When craft beer came to Louisville nearly a quarter century ago — back when it was commonly called “microbrew” — porters and pale ales were the standards. I don’t recall seeing many lagers, with Bluegrass Brewing Co.’s kölsch probably being the closest to one.
A lager beer takes longer to ferment, and for a smaller brewery that simply takes up too much fermenter space for too long. Besides, why brew something that tastes so much like Budweiser or Pacifico, right? Forget that the ingredients tend to be cheaper.
Well, there are well-done lagers and pilsners, and then there are modern, mass-produced ones, the ones we all grew up on — the so-called lawn mower beers that were, as the TV ads liked to remind us, less filling. Not to mention less flavorful.
But well-crafted lagers in Louisville have been making a comeback, coming full circle since the dawn of Prohibition. Goodwood Brewing was on the fore of this slowly-moving trend when it brought Louisville Lager to the market a couple of years ago. It was a more flavorful version of the stuff you would normally buy from a vendor at a ballgame.
Recently, in casual conversation, I mentioned the growing lager prevalence in craft beer, to which a friend said, “It’s the year of the lager.”
This finally resonated with me recently when Lexington’s West Sixth Brewing announced it would release a new Mexican lager in cans called Cerveza. Other than Louisville Lager, which initially was released in bottles, it was the first local lager/pilsner package release I could recall, at least in a while.
Cerveza really is much like what you’d expect from the aforementioned Pacifico or perhaps a Modelo. The brewery describes it as “crisp and pleasant with a cracker-like malt character, notes of corn and a low amount of hops to create a quenching and sessionable lager.”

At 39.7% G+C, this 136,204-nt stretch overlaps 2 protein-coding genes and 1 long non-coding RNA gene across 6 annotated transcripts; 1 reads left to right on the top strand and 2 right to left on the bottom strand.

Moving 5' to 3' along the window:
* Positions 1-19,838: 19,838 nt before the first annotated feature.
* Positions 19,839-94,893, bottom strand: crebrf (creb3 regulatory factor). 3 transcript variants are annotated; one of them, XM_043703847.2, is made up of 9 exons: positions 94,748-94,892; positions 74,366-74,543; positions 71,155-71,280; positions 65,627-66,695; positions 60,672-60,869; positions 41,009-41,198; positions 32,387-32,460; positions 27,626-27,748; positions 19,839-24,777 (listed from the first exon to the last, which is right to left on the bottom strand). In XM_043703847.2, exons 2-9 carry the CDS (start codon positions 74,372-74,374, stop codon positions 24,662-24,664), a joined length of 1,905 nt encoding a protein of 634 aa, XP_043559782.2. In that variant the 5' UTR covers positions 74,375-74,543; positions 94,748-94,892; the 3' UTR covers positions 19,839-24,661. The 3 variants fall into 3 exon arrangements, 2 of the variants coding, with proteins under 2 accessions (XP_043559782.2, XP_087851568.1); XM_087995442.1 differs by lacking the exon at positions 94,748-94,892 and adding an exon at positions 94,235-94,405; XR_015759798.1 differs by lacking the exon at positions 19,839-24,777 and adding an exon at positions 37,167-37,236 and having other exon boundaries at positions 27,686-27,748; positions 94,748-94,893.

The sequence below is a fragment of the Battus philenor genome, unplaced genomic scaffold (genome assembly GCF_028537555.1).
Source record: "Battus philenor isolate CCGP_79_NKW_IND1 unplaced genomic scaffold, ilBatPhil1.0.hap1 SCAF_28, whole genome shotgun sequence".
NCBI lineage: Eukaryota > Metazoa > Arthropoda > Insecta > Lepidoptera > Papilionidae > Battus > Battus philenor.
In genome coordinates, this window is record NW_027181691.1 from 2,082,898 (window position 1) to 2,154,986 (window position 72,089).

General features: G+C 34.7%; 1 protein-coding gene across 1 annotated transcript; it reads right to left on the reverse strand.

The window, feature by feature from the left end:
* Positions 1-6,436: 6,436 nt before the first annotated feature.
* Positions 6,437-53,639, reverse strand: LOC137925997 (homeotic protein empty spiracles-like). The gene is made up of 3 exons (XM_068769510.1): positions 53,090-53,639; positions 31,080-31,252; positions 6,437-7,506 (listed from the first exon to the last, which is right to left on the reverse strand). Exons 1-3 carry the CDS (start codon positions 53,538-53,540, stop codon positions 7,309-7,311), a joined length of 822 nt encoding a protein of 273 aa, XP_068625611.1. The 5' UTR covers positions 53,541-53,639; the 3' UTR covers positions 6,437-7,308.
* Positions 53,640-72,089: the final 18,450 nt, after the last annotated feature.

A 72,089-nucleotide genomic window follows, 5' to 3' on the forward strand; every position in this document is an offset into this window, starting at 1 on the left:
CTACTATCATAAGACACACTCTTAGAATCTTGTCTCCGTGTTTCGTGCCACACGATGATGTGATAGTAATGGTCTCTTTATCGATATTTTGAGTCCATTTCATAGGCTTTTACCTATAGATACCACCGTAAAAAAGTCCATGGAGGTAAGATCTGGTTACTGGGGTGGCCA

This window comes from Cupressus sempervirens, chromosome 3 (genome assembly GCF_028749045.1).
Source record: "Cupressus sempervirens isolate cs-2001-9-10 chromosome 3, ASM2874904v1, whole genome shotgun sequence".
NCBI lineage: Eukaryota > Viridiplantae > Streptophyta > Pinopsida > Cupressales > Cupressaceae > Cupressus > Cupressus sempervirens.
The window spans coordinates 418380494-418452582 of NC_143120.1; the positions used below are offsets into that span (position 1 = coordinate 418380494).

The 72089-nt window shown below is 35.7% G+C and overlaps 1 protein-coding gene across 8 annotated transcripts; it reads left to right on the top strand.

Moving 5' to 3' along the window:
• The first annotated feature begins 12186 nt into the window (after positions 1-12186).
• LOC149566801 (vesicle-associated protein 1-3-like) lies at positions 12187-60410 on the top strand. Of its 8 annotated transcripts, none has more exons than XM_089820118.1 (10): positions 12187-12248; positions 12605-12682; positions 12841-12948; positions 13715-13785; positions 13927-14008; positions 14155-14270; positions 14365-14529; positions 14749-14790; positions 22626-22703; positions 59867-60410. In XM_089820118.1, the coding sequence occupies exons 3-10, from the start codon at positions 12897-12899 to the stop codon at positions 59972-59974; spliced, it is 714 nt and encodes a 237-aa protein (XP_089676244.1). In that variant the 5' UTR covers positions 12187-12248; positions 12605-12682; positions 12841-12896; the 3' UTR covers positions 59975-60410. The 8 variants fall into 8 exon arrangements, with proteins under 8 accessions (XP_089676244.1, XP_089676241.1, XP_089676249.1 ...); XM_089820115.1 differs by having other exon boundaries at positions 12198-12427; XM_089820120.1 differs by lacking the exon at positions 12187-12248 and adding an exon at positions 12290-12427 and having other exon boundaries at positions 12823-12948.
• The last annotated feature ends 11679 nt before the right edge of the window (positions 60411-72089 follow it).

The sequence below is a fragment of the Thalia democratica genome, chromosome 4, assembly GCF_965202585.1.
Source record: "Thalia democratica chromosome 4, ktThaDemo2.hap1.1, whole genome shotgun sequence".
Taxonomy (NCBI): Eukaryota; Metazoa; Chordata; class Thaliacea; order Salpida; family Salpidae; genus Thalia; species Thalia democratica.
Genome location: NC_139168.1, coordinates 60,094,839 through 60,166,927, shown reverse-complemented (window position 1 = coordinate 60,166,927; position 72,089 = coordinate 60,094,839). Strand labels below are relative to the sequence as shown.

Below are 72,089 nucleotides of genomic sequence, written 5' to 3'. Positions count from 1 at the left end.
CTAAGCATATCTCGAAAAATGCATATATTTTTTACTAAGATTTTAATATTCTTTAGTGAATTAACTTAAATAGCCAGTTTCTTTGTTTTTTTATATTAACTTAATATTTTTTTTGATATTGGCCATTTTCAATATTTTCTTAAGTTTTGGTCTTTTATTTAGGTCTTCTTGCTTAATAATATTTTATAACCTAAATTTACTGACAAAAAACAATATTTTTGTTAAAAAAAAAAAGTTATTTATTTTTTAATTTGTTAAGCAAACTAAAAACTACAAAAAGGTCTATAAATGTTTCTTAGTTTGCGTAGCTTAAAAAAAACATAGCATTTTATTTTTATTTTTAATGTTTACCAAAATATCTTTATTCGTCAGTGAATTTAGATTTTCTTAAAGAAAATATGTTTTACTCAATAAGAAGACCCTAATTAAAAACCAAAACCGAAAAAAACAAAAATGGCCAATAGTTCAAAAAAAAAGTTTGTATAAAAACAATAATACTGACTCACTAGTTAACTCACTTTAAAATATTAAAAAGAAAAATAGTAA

They even suggest garnishing this 4.6-percent-ABV beer with a lime wedge.
“It’s so easy drinking that it’s one of our staff favorites,” West Sixth cofounder Ben Self said. “It’s one of those beers that will be perfect no matter what food you’re eating or activity it’s accompanying”.
It’s happening all over.
Brewers, perhaps in part due to consumer demand, are turning to these crisp, light styles that German brewers have been perfecting for hundreds of years. Hey, if people like them, why not? Sure, the barrel-aged, sour, quadruple IPAs have to be fun to experiment with and certainly are interesting to taste, but who doesn’t want an ice-cold, quaffable beer once in a while?
The New York Times in February featured the Boston-area NightShift Brewery, which recently began releasing lager beers. Part of the motivation on the part of brewer Michael Oxton was to have a beer his father-in-law, a Miller High Life devotee, would drink.
“There’s something very un-snobby about it,” Oxton told The Times.
Other local breweries are on board. Against the Grain Brewery has brewed several lagers, while New Albanian Brewing Co. has a dunkel (a dark lager) and released an imperial pilsner. Holsopple Brewing opened last year with an amber lager and now has Paula’s Pilsner as a regular. Apocalypse has its Cyanide Pils, Monnik Beer Co. has Hauck’s Pilsner and Akasha Brewing sells the revived Fehr’s lager.
Pretty much from the get-go, Gravely Brewing had its Sprockets, a German pilsner, and La Bamba, a Mexican lager that, yes, is served with a lime wedge like a Corona. Last week, La Bamba Negra, a toasty and refreshing version of La Bamba, was on tap along with a couple other lager-style beers. To brewer Cory Buenning, a lager enthusiast to the core, it’s a no-brainer to serve something like La Bamba or Sprockets.
“When you’re a brewery that only sells your own beer, you’re going to get people in who want a Bud Light,” Buenning said. “It’s better if you can make one yourself.”
Buenning said he still associates beer with being thirst-quenching and refreshing and that describes a light, lager-style beer all the way. A German pilsner like Sprockets offers flavor to go with drinkability. But don’t call it a trend.
“There’s a reason these types of beers have been around as long as they have,” he said. “I always thought they were going to come back.”
Besides, he added, “There are a lot of brewers who drink lager.”
Generations of German, lager-loving brewers can’t be wrong.